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Thursday, November 24, 2011

Deepening the Ground of our Gratitude


Thanksgiving has always been one of my favorite holidays. I am more balanced in my enjoyment of it this year having just finished reading, The Hole in our Gospel by Richard Stearns. In the book, Stearns tells how he became the president of World Vision. It ranges from his difficult upbringing, determination to acquire an Ivy League school education, struggle to come to Christ from atheism, to becoming a committed follower of Christ, to CEO of the Lennox Corporation, to reluctant president of World Vision. His call experience reminds me of Moses’ reflectance to follow God’s call as recorded in Exodus 3. The book is worth reading for the sake of his story, but there is much more in the book than that. The second half is a tremendous challenge for American Christians to see the world from God's perspective and live out the full implications of the gospel toward the needs of the world. I did not take as a guilt inducing, but as a challenge and stiff reminder, that to whom much is given much is required.

I certainly believe there is a place for celebrations like Thanksgiving. But we could stand to elevate what provokes our gratitude. The things for which we are grateful reveal what we value and what is the aim of our lives. It seems there is a tendency to focus on material blessings and God's provision for material needs at Thanksgiving. But does that mean that those without many material blessings have little for which to be grateful? Why do some of God's people suffer, i.e. believers in many third world countries, while others, many American believers, live in relative comfort and affluence? Does God love those who are affluent more than those who suffer? Does God pour out blessings only on those who are obedient and withhold them from the disobedient? Can we discern who is obedient and disobedient by a person’s financial wealth? I think we know the answer to these questions, gleaned from the book of Job and other sources.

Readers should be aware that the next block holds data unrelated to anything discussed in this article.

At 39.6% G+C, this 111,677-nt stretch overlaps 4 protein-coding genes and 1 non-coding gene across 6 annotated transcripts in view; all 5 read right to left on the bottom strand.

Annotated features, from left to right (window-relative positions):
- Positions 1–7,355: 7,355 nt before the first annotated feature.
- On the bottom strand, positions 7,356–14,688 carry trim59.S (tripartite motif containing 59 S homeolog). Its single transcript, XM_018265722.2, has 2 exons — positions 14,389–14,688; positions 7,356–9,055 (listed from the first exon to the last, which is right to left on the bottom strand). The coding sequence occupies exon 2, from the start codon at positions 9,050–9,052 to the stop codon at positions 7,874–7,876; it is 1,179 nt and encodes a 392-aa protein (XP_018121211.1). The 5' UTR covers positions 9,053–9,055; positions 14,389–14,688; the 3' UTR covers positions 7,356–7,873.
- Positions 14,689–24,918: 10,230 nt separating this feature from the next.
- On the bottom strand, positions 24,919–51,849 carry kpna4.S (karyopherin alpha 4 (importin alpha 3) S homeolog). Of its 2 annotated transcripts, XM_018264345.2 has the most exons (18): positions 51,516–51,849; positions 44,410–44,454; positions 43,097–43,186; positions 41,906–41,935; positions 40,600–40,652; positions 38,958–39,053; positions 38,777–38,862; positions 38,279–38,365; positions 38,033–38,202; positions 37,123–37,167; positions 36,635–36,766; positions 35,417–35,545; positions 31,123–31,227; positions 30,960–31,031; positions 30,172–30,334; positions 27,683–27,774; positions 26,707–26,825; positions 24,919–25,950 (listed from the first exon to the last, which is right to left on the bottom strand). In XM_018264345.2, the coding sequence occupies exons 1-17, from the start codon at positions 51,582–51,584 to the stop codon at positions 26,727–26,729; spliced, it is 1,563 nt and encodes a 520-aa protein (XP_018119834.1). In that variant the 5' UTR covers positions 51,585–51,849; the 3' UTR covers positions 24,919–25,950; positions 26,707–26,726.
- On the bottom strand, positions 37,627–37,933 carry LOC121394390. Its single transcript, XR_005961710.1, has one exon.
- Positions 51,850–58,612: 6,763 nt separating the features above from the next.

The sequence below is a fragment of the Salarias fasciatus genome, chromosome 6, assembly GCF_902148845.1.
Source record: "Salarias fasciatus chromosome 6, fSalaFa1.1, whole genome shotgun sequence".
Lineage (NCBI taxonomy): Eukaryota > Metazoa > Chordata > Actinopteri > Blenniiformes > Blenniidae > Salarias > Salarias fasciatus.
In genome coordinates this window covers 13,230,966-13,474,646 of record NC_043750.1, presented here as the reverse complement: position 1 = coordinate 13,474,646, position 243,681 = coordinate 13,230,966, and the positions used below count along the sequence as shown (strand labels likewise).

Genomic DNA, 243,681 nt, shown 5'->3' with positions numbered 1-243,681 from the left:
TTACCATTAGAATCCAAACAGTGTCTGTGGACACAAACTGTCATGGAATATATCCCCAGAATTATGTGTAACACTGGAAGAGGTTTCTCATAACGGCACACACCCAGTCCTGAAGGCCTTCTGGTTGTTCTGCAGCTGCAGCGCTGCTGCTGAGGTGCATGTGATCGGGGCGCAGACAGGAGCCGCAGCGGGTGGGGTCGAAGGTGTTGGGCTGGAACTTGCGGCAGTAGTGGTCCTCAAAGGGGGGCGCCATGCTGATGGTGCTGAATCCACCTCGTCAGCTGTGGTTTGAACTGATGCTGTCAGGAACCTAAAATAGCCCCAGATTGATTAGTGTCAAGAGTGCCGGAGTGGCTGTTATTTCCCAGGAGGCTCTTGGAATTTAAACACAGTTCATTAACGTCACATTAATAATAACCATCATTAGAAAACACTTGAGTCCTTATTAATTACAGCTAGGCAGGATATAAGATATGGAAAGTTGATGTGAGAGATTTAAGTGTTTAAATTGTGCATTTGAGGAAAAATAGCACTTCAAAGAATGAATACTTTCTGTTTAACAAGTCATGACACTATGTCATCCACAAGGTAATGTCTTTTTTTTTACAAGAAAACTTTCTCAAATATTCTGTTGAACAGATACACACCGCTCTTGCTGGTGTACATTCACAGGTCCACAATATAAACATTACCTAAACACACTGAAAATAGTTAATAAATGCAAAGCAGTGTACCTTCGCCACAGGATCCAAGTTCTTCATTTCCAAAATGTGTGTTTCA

In Ephesians 1:15-23 Paul expresses gratitude for people and for the work of God within them at the beginning of a tremendous prayer. Perhaps we would be living with a better awareness of God's work in the world and could elevate our purpose in the world by taking note of what provokes Paul's gratitude. Perhaps this would block us from a mere recounting of gratitude for our relative wealth, if set our sights similarly to Paul's on what generated gratitude in him. Tomorrow, I will post further reflections on this text regarding this theme.

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